“Yes, [what I need] is only one thing and that is a sympathetic ear, someone who wants to listen to my side of the story only. It could be on the phone, or in a live chat. I wouldn’t mind if that’s planned, if I say, ‘I just need a little chat now,’ that we schedule that. I’m thinking of a coach or something along those lines, who is good at asking questions, is able to confront and also helps to maybe think about possible solutions [...] Someone who really notices: now you are of no use to anyone, now you have to take a break.”.
(Part. 5, FGD 2, female)
“[I would like to] learn how to take good care of myself. Making sure that you don’t get completely exhausted. It would be good if this comes into the picture not just when you get stuck or are in danger of complete exhaustion or are getting close to a burnout, but much earlier. […] So that is also something that can be discussed when it comes to supporting the caregiver.”.
(Part. 4, FGD 6, female)
Theme 3: Opportunities to Share Care Responsibilities
To alleviate care burden and prevent overload, caregivers also mentioned having a need for more opportunities to share and delegate their care responsibilities. They expressed a need for both incidental support (e.g., for a vacation or a day off, to take over some social visits or to go with the care recipient to doctors’ appointments) and structural support (e.g., respite care, ongoing home care or adult day services). Some caregivers preferred more assistance with (medical) care tasks, while others were in need of more support with day-to-day tasks, such as keeping the older adult company and helping them live comfortably at home. To be able to recharge, the participating caregivers preferred sharing the care with someone that they themselves and the care recipient are familiar with and trust: “That you just know: there is a trusted person who will now take over from me and I can let things go for a bit and, because of that, pick things up again with good energy, as it were.” (Part. 3, FGD 1, female). Caregivers, therefore, stressed the importance of supporting caregivers early on in helping them build a preventive network to fall back on and share caregiving tasks.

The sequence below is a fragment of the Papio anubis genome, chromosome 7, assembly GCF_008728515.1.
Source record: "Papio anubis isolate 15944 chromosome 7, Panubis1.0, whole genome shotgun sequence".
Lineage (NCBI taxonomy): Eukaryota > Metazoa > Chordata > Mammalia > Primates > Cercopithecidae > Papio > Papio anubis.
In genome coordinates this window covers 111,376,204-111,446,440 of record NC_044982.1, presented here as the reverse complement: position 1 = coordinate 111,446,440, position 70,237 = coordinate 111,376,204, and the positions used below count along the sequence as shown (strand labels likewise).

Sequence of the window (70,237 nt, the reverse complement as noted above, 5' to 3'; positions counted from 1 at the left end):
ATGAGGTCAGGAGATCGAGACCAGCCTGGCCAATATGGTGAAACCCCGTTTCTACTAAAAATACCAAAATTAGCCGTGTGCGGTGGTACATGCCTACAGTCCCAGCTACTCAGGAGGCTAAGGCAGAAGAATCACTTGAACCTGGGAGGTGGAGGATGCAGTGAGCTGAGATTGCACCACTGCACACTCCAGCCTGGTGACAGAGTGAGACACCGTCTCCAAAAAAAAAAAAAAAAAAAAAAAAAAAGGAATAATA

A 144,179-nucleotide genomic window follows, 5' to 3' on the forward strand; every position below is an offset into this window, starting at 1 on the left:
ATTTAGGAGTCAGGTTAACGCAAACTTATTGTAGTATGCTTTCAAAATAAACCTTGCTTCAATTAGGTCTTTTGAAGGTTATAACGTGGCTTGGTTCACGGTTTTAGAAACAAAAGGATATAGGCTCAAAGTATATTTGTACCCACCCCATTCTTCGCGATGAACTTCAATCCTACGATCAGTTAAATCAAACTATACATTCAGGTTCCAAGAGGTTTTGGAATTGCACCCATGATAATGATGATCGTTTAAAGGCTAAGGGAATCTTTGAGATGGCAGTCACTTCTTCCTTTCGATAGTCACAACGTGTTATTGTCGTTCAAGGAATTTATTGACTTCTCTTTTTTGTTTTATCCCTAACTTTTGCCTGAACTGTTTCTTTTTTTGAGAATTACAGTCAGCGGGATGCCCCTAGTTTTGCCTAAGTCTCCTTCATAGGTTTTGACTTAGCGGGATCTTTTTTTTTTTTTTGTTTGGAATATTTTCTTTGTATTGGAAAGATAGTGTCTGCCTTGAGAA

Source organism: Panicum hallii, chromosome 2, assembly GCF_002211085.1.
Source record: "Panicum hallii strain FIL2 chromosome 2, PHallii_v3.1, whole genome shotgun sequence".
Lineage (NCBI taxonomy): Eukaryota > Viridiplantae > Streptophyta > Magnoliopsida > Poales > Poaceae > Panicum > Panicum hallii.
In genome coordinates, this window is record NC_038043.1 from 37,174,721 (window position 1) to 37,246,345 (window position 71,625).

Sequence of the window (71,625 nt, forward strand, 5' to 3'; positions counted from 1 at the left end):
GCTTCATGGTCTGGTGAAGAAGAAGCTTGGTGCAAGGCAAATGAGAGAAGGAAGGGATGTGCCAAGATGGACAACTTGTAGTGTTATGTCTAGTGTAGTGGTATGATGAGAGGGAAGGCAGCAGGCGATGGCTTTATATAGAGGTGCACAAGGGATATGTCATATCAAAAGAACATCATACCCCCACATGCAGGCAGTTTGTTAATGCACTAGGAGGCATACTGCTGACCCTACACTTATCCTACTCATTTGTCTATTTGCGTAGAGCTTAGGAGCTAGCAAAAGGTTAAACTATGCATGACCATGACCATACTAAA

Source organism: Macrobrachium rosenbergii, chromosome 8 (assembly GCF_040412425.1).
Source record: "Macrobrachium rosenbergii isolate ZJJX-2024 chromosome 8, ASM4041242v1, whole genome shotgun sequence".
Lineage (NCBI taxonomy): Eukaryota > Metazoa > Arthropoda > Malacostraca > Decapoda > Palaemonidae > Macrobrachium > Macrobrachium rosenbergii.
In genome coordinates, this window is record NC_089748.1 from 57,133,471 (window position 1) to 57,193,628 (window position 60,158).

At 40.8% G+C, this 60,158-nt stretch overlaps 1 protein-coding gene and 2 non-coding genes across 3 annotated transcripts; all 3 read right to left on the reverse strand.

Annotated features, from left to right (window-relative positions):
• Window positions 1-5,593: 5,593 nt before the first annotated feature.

“Networking before informal care is needed; a social basis is important. There is not enough attention being paid to that at the moment. Everything is focused on care and not on knowing each other, and sharing things with each other and staying out of care. [That’s why we need to] build a preventive network so that if something happens, then you have a network that is a logical interlocutor and considers it normal to offer support for a while.”.
(Advisory board member, female)
Caregivers mentioned several barriers that prevented them from making use of support in sharing care, such as having a small personal network to rely on or the older adult’s refusal of (extra) care from strangers. They also experienced financial barriers to make use of private care initiatives that provide care and company at home. Lastly, caregivers mentioned knowledge barriers, such as a lack of awareness of private and municipal support services to share care.
Theme 4: Help with Finding and Arranging Care and Support